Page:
A week after U.S. Attorney General Loretta Lynch told an RSA Conference audience that the Justice Department would resubmit a request for Apple to unlock a phone central to a drug case in New York, federal prosecutors have asked that a district judge to overturn what Lynch had called a “disappointing” ruling by U.S. Magistrate Judge James Orenstein.
The magistrate, known as a Fourth Amendment advocate, ruled in February that Apple did not have to comply with a Federal Bureau of Investigation (FBI) request to crack open an iPhone belonging to drug dealer Jun Feng who had entered a guilty plea in the case.
Troubled by what he thought could be the government exceeding the authority afforded by the All Writs Act of 1789, which it used liberally to justify its data access requests, Orenstein asked Apple to weigh in on the matter. The tech giant, of course, spurned Justice's advances.
And Orenstein ruled in the company's favor.
“Under the circumstances of this case, the government has failed to establish either that the AWA permits the relief it seeks or that, even if such an order is authorized, the discretionary factors I must consider weigh in favor of granting the motion,” Orenstein wrote in his ruling. “More specifically, the established rules for interpreting a statute's text constrain me to reject the government's interpretation that the AWA empowers a court to grant any relief not outright prohibited by law.”
Alex Abdo, staff attorney with the ACLU Speech, Privacy, and Technology Project, said in a statement praised Orenstein's ruling as "a victory for privacy, security, and common sense,” contending that “the government should not be able to run to court to get the surveillance power that Congress has deliberately kept from it.”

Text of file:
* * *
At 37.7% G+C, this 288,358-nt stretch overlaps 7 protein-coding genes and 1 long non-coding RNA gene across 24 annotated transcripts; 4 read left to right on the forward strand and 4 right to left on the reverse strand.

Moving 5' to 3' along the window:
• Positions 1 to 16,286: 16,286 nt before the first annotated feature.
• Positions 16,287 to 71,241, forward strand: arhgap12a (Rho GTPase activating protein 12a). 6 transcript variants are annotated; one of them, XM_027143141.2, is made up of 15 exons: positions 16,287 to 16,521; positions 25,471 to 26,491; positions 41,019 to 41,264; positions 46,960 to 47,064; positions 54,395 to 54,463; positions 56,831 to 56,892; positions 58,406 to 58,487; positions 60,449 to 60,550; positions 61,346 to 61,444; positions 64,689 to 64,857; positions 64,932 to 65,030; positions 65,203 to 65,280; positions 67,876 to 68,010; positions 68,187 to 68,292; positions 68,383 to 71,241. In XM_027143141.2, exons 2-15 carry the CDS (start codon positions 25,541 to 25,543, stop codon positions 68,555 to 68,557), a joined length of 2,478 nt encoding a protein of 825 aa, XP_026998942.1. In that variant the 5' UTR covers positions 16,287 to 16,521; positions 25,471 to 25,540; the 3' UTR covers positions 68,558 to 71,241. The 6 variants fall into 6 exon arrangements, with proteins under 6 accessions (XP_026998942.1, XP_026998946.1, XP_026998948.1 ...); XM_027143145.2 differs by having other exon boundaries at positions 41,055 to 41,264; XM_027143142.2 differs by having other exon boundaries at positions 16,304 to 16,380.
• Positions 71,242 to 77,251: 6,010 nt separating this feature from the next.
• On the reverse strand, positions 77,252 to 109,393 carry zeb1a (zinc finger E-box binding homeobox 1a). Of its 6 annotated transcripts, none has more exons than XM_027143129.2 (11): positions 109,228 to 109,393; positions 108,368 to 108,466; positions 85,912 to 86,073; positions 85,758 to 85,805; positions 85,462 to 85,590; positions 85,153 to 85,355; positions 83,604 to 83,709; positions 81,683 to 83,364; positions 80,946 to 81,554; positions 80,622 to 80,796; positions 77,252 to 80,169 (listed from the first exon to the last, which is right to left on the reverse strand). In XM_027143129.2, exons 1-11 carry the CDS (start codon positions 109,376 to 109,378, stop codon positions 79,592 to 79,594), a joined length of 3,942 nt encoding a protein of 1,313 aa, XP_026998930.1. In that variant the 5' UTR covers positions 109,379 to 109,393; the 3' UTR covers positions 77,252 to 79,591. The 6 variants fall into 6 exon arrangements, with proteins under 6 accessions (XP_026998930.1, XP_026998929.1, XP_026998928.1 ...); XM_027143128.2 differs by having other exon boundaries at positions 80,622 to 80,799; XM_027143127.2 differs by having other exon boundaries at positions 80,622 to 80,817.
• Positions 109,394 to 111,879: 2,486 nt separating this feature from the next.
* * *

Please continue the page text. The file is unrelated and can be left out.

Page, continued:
In court documents filed Monday federal prosecutors sought to effectively go over Orenstein's head to a district judge, claiming that the government has no other way to access the phone's contents to “effectuate a warrant” and that compelling Apple's assistance does not “unduly” burden the tech company.
The filing implied that the order forcing Apple's hand is a no-brainer since the government already has a warrant to search Feng's phone and simply needs the company's assistance, something that Apple has provided before. If the company provides help, it “will have no effect on the security of its products or the safety of its customers,” the Justice Department said.
Prosecutors also took issue with what it called “the novel interpretive gloss on the All Writs Act Judge Orenstein advocates” contending that “there is no factual basis for the finding that Congress considered and rejected the relief” the Justice Department has requested.
Orenstein's ruling is not binding and does not have legal impact on a case in California where a judge has ordered Apple to help the Federal Bureau of Investigation (FBI) crack an iPhone 5c used by one the shooters in the San Bernardino shootings in December.